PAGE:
Video Over IP for IT Engineers

Welcome to the fantastic and exciting world of real-time video and audio over IP. This is a dynamic world of media for the masses that fuels entertainment, sports, news, sales, and big business. This article will focus on the networking essentials necessary to better understand, manage and master live video delivery. We will list and elaborate network interference/faults to the video as it traverses the IP network, and how to overcome these typical challenges.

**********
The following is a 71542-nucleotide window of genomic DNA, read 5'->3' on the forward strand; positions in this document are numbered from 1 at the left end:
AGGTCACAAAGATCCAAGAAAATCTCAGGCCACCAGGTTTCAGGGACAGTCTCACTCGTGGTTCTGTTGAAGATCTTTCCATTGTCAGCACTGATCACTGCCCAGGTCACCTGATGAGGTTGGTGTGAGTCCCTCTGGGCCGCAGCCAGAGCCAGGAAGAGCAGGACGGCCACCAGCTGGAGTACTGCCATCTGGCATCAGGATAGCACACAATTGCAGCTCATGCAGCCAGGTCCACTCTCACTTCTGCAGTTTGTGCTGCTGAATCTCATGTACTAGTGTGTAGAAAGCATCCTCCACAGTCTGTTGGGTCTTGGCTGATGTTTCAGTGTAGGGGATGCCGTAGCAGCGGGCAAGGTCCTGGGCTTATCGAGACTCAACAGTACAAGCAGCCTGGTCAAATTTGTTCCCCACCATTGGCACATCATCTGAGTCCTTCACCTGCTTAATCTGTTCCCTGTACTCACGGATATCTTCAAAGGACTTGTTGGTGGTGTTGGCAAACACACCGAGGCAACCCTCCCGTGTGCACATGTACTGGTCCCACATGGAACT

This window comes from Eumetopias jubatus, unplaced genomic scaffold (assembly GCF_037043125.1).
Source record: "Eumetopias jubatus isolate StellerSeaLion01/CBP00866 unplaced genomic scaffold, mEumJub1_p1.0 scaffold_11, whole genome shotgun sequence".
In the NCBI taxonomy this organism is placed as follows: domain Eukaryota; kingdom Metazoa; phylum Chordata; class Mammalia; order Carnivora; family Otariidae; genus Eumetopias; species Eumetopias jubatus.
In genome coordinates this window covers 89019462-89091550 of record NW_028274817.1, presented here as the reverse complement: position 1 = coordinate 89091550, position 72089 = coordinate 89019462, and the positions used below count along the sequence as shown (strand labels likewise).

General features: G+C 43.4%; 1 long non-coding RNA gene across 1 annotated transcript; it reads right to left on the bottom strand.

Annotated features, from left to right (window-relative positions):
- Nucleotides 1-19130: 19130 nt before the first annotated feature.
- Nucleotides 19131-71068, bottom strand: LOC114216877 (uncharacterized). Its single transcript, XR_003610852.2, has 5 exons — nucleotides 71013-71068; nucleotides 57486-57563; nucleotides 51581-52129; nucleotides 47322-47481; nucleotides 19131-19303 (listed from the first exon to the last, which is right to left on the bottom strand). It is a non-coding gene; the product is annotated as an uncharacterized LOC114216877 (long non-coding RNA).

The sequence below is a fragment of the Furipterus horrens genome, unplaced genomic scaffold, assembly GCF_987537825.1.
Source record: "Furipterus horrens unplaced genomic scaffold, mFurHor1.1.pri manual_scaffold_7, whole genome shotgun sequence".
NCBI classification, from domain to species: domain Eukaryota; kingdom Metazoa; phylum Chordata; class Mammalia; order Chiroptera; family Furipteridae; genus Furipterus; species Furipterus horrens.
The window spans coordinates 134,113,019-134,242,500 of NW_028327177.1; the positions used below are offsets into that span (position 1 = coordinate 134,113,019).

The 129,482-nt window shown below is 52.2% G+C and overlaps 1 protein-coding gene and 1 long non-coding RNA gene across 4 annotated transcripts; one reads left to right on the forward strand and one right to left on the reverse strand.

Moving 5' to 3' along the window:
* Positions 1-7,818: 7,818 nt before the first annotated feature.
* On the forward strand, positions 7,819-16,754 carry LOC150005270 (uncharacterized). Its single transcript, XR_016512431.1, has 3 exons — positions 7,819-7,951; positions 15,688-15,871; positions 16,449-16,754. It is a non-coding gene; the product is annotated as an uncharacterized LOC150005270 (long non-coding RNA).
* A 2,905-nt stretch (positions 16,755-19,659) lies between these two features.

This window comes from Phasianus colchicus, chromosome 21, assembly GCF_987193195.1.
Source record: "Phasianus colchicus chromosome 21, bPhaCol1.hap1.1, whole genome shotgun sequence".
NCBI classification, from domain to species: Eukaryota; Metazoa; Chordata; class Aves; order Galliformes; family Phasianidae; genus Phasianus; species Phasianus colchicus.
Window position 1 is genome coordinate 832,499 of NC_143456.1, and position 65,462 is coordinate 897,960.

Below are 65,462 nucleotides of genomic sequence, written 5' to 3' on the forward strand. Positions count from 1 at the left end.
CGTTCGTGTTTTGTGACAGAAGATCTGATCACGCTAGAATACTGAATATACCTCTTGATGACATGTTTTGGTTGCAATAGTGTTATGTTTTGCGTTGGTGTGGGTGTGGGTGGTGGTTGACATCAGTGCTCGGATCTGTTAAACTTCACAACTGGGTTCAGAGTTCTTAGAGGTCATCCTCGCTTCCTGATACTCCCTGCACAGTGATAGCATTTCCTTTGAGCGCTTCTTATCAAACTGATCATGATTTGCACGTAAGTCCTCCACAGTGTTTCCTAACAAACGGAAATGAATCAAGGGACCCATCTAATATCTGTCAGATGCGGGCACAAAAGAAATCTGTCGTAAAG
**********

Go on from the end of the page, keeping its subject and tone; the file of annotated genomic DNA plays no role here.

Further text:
Why is Live Video so sensitive?

Video is more sensitive as it depends on pieces getting sent in the exact order they were sent. Like a convoy of trucks carrying special goods, video data must keep track of the order, speed, and payload of the trucks in order to reconstruct the original object. If you fail to deliver a fragment, you will lose a lot of data. Video data also travels through packet switching networks, which don’t guarantee delivery like older telco networks do. They instead try to get as many packets delivered as possible while relying on transport protocols to deal with problems. Because packet switching networks share resources, there is no guarantee that data will arrive on time. This makes video data more sensitive to delays and interruptions.


What’s the difference between live video and OTT video?